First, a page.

The 12 Questions interview continues this week with Martin Truex Jr. of Furniture Row Racing. It is available in podcast form and is also transcribed below.
1. How much of your success is based on natural ability and how much has come from working at it?
I guess you kind of get to this level off natural ability. For me, building cars, growing up around racing and learning about it early before I even started driving is what helped get me to this level.
But once you get here, you realize, “OK, everybody is pretty good.” You’ve got to try to find those little things that stick out of how to get better. Obviously, a big part of it is the team you’re with and the ideas they have and how you kind of work together.
It’s definitely a combination of both. You’re always looking for something — that next little thing you can do better. After every weekend, we’re always looking at each other on our team and saying, “OK, what have we got to do to be better?” Whether it’s me or the crew chief or engineer or something.
2. Jeff Gordon, Tony Stewart and Carl Edwards have all retired in the last couple years. What’s your pitch for fans of theirs to become fans of yours?
Well, first off, I’m glad they’re fans of racing in general. I’m a nice guy. I’m just a regular guy just like most normal people and I drive a race car for a living. I don’t have any crazy sales pitch other than I’m pretty normal. (Laughs)
So if you’re normal and you want to relate to somebody else who is normal…
I’m your guy if you’re just a normal person. (Laughs)
3. What is the hardest part of your job away from the racetrack?
Meetings. I hate meetings. I sit there for five minutes and I start getting antsy. My foot starts tapping and I start looking at my phone (like), “How long is this going to last? I’ve got stuff to do.”
4. A fan spots you eating dinner in a nice restaurant. Should they come over for an autograph or no?
YES! Heck yes! Come on over. Say hello.
Even if you have food in your mouth?
Yeah, it’s fine. I’ll swallow it. (Laughs)
5. What’s a story in NASCAR that doesn’t get enough coverage?
Probably all the good things drivers and teams do — charity efforts, things like that. A lot of good comes out of this garage and the people who work in it, and we don’t hear a whole lot about all that.
6. Who is the last driver you texted?
Our group text has the Gibbs drivers on it, so I was on there. No, I’m lying to you — it was (Ryan) Newman! I was texting with him before practice.
7. Do you consider race car drivers to be entertainers?
Yes. If you’re not entertained by racing, I don’t know what to tell you.
8. What is your middle finger policy on the racetrack?
Somebody pisses you off, you show ‘em the middle finger. (Laughs) Pretty simple. I mean, these days, it’s so common, you don’t even feel bad about doing it anymore. You throw somebody the bird and after the race, you put your arm around them and it’s like, “Hey man, what’s happening? How you doing? You have a good race?”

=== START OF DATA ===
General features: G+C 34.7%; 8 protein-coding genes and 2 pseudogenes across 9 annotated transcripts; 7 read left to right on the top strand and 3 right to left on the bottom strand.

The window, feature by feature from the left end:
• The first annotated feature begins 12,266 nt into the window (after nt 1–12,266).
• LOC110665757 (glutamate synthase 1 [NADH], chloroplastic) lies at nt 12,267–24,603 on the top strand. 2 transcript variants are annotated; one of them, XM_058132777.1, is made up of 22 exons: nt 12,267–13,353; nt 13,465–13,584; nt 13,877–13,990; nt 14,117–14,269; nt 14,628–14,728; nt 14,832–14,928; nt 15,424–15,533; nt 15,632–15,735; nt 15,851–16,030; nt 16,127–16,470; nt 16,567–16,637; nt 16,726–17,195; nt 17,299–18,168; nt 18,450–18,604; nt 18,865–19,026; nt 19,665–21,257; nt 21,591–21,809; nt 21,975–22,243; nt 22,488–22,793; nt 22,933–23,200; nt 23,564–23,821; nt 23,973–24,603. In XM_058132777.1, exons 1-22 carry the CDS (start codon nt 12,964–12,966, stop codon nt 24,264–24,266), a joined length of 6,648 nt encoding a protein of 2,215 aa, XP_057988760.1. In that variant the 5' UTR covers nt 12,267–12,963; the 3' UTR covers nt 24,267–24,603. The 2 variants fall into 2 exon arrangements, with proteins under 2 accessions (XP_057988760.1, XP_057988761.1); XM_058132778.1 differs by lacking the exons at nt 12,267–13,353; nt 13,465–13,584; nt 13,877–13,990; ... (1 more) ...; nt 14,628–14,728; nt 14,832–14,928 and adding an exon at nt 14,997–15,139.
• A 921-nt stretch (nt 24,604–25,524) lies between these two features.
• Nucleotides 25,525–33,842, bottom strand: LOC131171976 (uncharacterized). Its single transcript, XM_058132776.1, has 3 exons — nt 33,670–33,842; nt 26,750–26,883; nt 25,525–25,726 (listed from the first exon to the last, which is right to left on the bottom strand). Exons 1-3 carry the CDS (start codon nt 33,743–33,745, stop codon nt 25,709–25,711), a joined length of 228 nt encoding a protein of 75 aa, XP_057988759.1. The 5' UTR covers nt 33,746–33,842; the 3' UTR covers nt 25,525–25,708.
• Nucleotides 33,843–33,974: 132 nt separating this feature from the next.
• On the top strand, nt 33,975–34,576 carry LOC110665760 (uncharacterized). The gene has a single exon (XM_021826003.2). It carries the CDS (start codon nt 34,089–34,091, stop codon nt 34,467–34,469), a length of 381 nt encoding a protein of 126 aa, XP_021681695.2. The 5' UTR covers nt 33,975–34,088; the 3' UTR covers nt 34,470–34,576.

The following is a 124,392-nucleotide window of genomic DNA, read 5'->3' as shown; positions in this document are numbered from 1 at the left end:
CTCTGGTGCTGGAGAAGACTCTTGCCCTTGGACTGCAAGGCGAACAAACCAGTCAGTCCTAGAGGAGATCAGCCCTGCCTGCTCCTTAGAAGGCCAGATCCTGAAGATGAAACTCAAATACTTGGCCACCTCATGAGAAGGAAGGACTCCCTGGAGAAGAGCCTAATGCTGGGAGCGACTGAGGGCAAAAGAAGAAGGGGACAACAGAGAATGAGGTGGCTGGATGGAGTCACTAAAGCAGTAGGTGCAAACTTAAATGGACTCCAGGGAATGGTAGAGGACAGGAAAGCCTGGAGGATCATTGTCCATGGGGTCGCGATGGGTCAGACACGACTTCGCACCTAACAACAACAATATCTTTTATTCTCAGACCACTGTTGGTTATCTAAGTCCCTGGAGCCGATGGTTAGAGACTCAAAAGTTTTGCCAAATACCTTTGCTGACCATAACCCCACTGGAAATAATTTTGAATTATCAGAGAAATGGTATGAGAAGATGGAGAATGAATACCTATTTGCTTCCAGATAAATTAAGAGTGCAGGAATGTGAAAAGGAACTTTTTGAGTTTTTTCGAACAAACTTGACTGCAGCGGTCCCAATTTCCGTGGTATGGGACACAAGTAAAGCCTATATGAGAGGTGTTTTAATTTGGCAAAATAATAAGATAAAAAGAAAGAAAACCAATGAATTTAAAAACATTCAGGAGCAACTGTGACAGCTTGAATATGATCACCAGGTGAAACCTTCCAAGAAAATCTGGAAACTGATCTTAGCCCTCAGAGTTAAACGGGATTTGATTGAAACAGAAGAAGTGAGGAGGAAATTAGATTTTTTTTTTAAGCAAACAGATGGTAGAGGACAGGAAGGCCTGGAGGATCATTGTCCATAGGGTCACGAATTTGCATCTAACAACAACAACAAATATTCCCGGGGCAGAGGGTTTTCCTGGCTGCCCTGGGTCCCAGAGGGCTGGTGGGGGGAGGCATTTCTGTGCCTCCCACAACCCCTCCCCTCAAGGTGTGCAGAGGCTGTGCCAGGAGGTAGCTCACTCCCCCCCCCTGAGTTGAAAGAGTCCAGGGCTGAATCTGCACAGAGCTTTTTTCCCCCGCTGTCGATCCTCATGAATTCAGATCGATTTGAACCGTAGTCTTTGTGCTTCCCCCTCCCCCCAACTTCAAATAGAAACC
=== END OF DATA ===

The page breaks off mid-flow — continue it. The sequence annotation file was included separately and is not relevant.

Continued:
It’s just a way of showing you’re mad at that guy. It’s not personal. It’s on the racetrack, and what happens on the track, stays on the track.
9. Some drivers keep a payback list in their minds. Do you also have a list for drivers who have done you a favor on the track?
Absolutely. You remember everything that happens on the racetrack, good or bad. How guys are racing you — you don’t forget things that happened years ago. You definitely have your list of guys you like to be around and you know you can work with and trust on the racetrack, and then you always have a handful of guys that you know you can’t.
10. Who is the most famous person you’ve had dinner with?
Gotta be Dale Earnhardt Jr. (Laughs) I mean, come on. He’s pretty famous. He’s like 10-, 15-time most popular driver? He’s kind of a big deal.
11. What’s something about yourself you’d like to improve?
I’ve kind of improved one thing this winter: I like to sleep in; I don’t like to get up early, and I feel like I waste the whole day. So I’ve been getting up earlier. I’m getting a little better at that. Aside from that, I’m pretty happy with who I am.
What do you define as “early?”
Before 10. (Laughs) Nine to 10 is pretty early for me.
12. The last interview was with Kyle Busch. His question for you is, “What does it feel like to get all the best stuff from Joe Gibbs Racing?”
(Laughs) It feels great. We led 1,800-something laps last year, so it feels better than getting the fourth- or fifth-best stuff, that’s for sure.
And do you have a question for the next interview?
You should ask who they think is the team to beat this year.